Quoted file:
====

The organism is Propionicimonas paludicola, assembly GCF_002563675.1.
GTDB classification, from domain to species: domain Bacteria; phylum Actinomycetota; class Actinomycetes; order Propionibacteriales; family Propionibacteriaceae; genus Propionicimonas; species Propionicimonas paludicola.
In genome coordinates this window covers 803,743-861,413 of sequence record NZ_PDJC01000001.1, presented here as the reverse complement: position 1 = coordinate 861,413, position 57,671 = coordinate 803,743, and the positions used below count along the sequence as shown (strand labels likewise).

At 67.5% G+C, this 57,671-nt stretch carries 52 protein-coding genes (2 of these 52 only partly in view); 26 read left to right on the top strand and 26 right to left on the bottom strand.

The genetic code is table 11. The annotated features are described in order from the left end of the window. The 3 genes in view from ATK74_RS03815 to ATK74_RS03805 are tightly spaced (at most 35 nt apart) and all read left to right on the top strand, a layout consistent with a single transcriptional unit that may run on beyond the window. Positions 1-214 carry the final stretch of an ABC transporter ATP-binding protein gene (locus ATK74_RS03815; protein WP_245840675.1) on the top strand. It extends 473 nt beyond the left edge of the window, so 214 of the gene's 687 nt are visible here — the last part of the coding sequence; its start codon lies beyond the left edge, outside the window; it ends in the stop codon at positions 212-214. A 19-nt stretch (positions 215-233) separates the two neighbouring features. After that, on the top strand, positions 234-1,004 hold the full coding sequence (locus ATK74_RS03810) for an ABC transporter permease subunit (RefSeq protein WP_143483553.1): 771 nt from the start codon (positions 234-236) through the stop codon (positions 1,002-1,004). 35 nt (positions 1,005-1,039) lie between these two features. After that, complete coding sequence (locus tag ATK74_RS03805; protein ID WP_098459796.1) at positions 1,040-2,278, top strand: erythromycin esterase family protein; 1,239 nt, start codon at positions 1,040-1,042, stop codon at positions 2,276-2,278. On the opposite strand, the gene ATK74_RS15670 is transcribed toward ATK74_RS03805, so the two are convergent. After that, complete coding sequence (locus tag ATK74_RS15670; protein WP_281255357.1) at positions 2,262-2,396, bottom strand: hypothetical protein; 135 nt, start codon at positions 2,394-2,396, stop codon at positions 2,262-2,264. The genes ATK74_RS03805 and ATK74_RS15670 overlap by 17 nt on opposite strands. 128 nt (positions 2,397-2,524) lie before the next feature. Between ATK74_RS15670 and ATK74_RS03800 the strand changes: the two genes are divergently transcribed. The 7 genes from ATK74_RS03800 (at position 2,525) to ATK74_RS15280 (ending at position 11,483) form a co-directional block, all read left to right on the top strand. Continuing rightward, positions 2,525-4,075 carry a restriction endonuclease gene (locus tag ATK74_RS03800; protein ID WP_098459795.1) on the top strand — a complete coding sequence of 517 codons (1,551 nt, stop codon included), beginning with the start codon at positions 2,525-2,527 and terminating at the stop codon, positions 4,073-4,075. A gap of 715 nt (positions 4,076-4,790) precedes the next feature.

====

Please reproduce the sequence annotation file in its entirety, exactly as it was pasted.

The organism is Propionicimonas paludicola, assembly GCF_002563675.1.
GTDB classification, from domain to species: domain Bacteria; phylum Actinomycetota; class Actinomycetes; order Propionibacteriales; family Propionibacteriaceae; genus Propionicimonas; species Propionicimonas paludicola.
In genome coordinates this window covers 803,743-861,413 of sequence record NZ_PDJC01000001.1, presented here as the reverse complement: position 1 = coordinate 861,413, position 57,671 = coordinate 803,743, and the positions used below count along the sequence as shown (strand labels likewise).

At 67.5% G+C, this 57,671-nt stretch carries 52 protein-coding genes (2 of these 52 only partly in view); 26 read left to right on the top strand and 26 right to left on the bottom strand.

The genetic code is table 11. The annotated features are described in order from the left end of the window. The 3 genes in view from ATK74_RS03815 to ATK74_RS03805 are tightly spaced (at most 35 nt apart) and all read left to right on the top strand, a layout consistent with a single transcriptional unit that may run on beyond the window. Positions 1-214 carry the final stretch of an ABC transporter ATP-binding protein gene (locus ATK74_RS03815; protein WP_245840675.1) on the top strand. It extends 473 nt beyond the left edge of the window, so 214 of the gene's 687 nt are visible here — the last part of the coding sequence; its start codon lies beyond the left edge, outside the window; it ends in the stop codon at positions 212-214. A 19-nt stretch (positions 215-233) separates the two neighbouring features. After that, on the top strand, positions 234-1,004 hold the full coding sequence (locus ATK74_RS03810) for an ABC transporter permease subunit (RefSeq protein WP_143483553.1): 771 nt from the start codon (positions 234-236) through the stop codon (positions 1,002-1,004). 35 nt (positions 1,005-1,039) lie between these two features. After that, complete coding sequence (locus tag ATK74_RS03805; protein ID WP_098459796.1) at positions 1,040-2,278, top strand: erythromycin esterase family protein; 1,239 nt, start codon at positions 1,040-1,042, stop codon at positions 2,276-2,278. On the opposite strand, the gene ATK74_RS15670 is transcribed toward ATK74_RS03805, so the two are convergent. After that, complete coding sequence (locus tag ATK74_RS15670; protein WP_281255357.1) at positions 2,262-2,396, bottom strand: hypothetical protein; 135 nt, start codon at positions 2,394-2,396, stop codon at positions 2,262-2,264. The genes ATK74_RS03805 and ATK74_RS15670 overlap by 17 nt on opposite strands. 128 nt (positions 2,397-2,524) lie before the next feature. Between ATK74_RS15670 and ATK74_RS03800 the strand changes: the two genes are divergently transcribed. The 7 genes from ATK74_RS03800 (at position 2,525) to ATK74_RS15280 (ending at position 11,483) form a co-directional block, all read left to right on the top strand. Continuing rightward, positions 2,525-4,075 carry a restriction endonuclease gene (locus tag ATK74_RS03800; protein ID WP_098459795.1) on the top strand — a complete coding sequence of 517 codons (1,551 nt, stop codon included), beginning with the start codon at positions 2,525-2,527 and terminating at the stop codon, positions 4,073-4,075. A gap of 715 nt (positions 4,076-4,790) precedes the next feature.